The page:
Professor Goose, The Oil Drum
First up, if you have not listened to it yet, you really must listen to this interview by George Kenney of Electric Politics interviewing David Strahan, author of The Last Oil Shock (70 mins). (Mr Strahan kindly mentions The Oil Drum.) (link to interview), (link to David Strahan’s book site)

Next up, Jim Jubak is senior markets editor for MSN Money. He’s talking about peak oil in a surprisingly lucid way…(good catch Khebab!)

Under the fold, a CNBC ethanol discussion and a link to Richard Heinberg’s latest.
(11 August 2007)

Declaration of Independence from Oil

Students for a Democratic Society (SDS), Philadelphia chapter
July 4, 2007

When in the course of human events it becomes necessary for the people to rid themselves of a government which has abandoned the sound principles upon which it was founded and that increasingly threatens their lives and liberties for the sake of the Oil Industry, a decent respect to the opinions of humankind requires that they should declare the causes which impel them to the separation.

…The History of the Government of the United States since the Second World War, fully exposed under the current King George II, is a history of repeated Imperial Adventures, all having in direct object the establishment of an Empire of Oil, founded upon a domestic Tyranny over these States, and a Colonial relationship with all peoples living in petroleum-rich areas of the Earth. To prove this, let Facts be submitted to a candid audience.

· The government of these United States spends half of one Trillion of our dollars on Military Expenditures and War each Year, while neglecting the basic needs of our population, such as Health Care, Education, Employment, Housing, Transportation and Clean Energy.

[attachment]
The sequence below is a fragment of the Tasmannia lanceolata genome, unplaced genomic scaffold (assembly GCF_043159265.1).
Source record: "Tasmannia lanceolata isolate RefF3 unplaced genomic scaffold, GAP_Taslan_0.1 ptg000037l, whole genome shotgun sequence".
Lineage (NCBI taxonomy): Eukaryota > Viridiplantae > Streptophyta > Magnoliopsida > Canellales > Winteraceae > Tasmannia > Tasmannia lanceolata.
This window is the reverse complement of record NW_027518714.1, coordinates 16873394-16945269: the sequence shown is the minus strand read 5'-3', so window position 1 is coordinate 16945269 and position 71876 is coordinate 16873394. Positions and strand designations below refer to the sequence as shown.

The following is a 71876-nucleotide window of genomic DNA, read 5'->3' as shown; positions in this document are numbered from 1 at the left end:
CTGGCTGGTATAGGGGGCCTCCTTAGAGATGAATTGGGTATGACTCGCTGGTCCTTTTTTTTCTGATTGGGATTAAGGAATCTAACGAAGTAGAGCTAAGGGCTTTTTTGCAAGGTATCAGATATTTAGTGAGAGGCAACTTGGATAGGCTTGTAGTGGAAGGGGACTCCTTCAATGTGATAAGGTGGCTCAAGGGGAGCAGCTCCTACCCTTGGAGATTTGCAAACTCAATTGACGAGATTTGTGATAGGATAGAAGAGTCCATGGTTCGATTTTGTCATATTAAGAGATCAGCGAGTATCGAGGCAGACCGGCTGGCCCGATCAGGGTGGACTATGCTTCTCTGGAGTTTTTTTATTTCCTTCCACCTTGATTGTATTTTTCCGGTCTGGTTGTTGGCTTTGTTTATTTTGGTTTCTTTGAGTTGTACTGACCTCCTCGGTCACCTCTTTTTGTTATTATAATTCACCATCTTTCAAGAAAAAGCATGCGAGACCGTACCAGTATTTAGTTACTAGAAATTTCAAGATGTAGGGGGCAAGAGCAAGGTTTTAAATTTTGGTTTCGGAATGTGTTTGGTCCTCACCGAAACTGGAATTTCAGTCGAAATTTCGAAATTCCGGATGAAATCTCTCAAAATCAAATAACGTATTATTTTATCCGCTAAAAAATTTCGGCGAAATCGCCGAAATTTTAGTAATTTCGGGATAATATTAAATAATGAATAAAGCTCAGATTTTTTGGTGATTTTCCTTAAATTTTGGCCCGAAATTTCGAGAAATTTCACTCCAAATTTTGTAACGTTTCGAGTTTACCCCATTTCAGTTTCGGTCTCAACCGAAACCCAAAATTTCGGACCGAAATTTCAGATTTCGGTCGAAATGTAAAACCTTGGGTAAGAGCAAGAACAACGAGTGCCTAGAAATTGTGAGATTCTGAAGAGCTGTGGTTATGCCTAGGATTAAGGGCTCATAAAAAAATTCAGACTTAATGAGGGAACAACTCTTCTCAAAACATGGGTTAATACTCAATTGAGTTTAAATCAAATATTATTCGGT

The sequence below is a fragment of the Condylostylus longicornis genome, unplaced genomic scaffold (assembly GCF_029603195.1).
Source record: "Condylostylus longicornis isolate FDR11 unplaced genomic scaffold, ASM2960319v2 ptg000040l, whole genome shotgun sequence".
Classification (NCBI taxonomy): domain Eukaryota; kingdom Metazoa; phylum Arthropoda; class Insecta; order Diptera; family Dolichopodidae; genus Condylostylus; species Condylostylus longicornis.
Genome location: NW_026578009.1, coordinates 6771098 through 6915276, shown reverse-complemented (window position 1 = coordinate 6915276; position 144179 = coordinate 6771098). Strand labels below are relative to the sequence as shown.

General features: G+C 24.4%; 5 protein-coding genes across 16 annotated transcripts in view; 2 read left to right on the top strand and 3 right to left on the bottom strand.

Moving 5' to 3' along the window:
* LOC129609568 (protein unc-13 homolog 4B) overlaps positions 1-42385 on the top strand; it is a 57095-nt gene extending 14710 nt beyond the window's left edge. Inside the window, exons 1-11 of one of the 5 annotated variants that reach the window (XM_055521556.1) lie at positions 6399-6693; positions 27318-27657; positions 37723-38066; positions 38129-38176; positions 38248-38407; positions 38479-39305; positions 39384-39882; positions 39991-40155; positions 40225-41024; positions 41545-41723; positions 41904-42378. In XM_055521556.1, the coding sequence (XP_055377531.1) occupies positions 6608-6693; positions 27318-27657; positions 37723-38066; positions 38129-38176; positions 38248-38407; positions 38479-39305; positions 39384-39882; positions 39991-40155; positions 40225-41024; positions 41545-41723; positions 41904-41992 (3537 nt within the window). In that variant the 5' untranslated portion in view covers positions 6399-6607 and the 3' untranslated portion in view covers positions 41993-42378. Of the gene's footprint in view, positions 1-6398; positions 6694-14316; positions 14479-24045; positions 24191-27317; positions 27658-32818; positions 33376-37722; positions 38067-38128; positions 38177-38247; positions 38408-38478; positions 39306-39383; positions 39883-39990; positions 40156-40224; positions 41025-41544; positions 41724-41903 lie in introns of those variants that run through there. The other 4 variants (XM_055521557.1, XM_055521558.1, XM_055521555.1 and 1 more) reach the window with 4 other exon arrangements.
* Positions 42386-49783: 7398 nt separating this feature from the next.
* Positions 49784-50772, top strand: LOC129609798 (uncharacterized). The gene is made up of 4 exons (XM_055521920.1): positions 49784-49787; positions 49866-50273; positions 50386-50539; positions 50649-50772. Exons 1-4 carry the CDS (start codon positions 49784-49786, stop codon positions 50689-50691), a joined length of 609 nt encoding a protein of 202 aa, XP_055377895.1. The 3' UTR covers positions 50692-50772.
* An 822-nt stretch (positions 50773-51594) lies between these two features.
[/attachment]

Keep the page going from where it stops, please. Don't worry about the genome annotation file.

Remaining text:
· They have time and again used large Armies and networks of covert agents to compleat the works of death, desolation, and tyranny upon democratically-elected governments, and in their stead installed pliant Authoritarian Regimes of a brutality scarcely paralleled in the most barbarous ages.

… · They have combined with the Oil Lobby to impose upon us an Addiction to Oil and its many Derivative Products:

  • Gasoline, to transport us in increasingly large vehicles, over longer distances created by sprawl.
  • Pesticides and Fertilizers, to grow our food through unsustainable methods that deplete the soil.
  • Pharmaceutical drugs, to placate our emotions and lock us into a dependency upon chemicals.
  • Plastics, which make up the Artificial Environment we are captives of.

In every stage of these Oppressions We have Petitioned for Redress in the most humble terms: Our repeated Petitions have been answered only by repeated injury. We have warned the Masters of this Imperial system from time to time of the Cruelty of their unwarrantable jurisdiction over us. Yet their Media have failed to carry our Messages, refused to serve as outlets for Truth, and they have denied us access to the Public Airwaves. We have appealed to their High Courts and Political Parties. Those too have been deaf to the voice of justice.

Now, in the year Two Thousand and Seven, when the Global Production of Oil has reached its Ultimate Peak, these forces have neglected to prepare for a future of Oil Shortages and Petro-Collapse, as the finite supply of Fossil Fuels in our Earth can no longer sustain this machine of infinite Appetite. What future could we hope to inherit if our Enslavement to these Oil Tyrants were to continue?

(posted 11 August 2007)

Students for a Democratic Society (SDS) was the New Left organization of the 60s. Recently, it has been resurrected by a new generation of students.

I’m not sure if all the dysfunctions listed in the SDS proclamation can be laid at the doorstep of the oil companies. Similar phenomena occur in countries which have national energy companies (Gazprom in Russia, for example) rather than private ones. It would be convenient to have a distinct set of villains, but I think the problem of petroleum madness goes much deeper. -BA

A contributor writes:
On July 4, 2007, Philly SDS protested SUNOCO’s “Welcome America” festival where The Declaration of Independence was read in front of Independence Hall. SDS made a spectacle against the War in Iraq, read their statement declaring independence from oil, and staged a die-in when fighter planes flew overhead.

UPDATE: SDS website